Top-selling snack manufacturer, Frito Lay—a division of PepsiCo—is facing a new lawsuit over "all-natural" claims made on its Tostitos and SunChips snack brands.
The use of ingredients that are made from genetically modified corn, soy and canola are the reason for the claims filed by Chris Shake in a New York court earlier this month. Shake claims he paid extra money for the products marketed as "all-natural" instead of opting for lower-priced competing products that did not claim to contain any natural ingredients.
Shake's suit is actually the second one filed in the last several months against the Frito Lay company for misleading marketing. In December of 2011, Julie Gengo filed a similar claim in the Central District Court of California citing the natural claims on Frito Lays packaging as deceptive.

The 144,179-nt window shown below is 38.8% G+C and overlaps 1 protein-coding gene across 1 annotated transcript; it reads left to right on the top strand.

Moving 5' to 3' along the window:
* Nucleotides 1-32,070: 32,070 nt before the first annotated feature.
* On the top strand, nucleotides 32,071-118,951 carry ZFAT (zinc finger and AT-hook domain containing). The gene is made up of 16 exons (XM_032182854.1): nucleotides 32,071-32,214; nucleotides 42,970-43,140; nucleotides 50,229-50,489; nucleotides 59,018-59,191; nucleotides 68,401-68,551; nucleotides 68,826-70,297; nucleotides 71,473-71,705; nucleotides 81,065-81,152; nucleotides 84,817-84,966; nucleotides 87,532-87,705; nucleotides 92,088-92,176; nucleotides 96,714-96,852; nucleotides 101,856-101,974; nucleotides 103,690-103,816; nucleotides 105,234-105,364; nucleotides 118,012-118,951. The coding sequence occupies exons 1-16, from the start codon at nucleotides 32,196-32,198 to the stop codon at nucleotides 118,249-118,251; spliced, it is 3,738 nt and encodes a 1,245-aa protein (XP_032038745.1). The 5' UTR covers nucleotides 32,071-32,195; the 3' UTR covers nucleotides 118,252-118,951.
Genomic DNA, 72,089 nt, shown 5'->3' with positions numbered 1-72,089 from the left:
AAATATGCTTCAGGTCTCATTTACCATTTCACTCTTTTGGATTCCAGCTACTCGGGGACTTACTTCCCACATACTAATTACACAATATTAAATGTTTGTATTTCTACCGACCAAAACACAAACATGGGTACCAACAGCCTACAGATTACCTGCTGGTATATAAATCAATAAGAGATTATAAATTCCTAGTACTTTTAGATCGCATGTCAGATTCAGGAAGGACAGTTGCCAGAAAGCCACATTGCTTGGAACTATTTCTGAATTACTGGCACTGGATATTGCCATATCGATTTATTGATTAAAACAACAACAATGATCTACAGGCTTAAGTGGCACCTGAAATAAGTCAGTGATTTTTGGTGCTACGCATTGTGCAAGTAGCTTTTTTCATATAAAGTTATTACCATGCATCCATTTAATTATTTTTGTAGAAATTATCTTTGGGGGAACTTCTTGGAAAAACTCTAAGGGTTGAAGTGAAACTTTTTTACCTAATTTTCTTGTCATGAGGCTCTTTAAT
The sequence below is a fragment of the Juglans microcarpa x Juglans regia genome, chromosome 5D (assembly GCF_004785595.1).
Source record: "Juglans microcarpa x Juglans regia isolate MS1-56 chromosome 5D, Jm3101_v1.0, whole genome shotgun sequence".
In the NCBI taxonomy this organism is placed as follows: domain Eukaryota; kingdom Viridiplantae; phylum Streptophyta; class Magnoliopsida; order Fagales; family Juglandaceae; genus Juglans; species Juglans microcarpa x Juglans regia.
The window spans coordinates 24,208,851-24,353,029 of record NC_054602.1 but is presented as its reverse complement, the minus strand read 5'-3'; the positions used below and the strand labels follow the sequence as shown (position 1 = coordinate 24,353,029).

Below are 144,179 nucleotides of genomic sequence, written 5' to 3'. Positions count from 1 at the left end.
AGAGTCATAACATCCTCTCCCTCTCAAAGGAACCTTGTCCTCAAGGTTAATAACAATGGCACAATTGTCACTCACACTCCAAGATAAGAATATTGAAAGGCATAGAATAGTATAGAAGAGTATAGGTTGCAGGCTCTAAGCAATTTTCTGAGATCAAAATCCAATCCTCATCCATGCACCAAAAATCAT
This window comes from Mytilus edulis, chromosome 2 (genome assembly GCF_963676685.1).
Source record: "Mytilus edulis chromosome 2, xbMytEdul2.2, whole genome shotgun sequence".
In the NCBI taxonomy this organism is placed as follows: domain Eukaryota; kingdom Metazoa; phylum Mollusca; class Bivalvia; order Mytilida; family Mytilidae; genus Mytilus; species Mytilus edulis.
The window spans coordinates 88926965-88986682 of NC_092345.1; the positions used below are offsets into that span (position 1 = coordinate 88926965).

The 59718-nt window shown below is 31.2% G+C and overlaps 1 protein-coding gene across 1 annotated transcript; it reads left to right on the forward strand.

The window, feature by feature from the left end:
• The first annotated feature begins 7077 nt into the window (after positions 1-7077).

Organizations such as the Center for Food Safety have asked the FDA to require labeling of GMOs, and a 2012 California ballot initiative is currently underway and could make the state the first to require labeling on any foods containing GMO ingredients.
The World Health Organization defines genetically modified organisms as: “organisms in which the genetic material has been altered in a way that does not occur naturally," and the California Department of Food and Agriculture estimates that 70 percent of processed foods sold in U.S. supermarkets and restaurants now contain genetically modified ingredients. In 2010, 93 percent of soy, 86 percent of corn and 93 percent of cotton and canola planted in the U.S. were genetically engineered.
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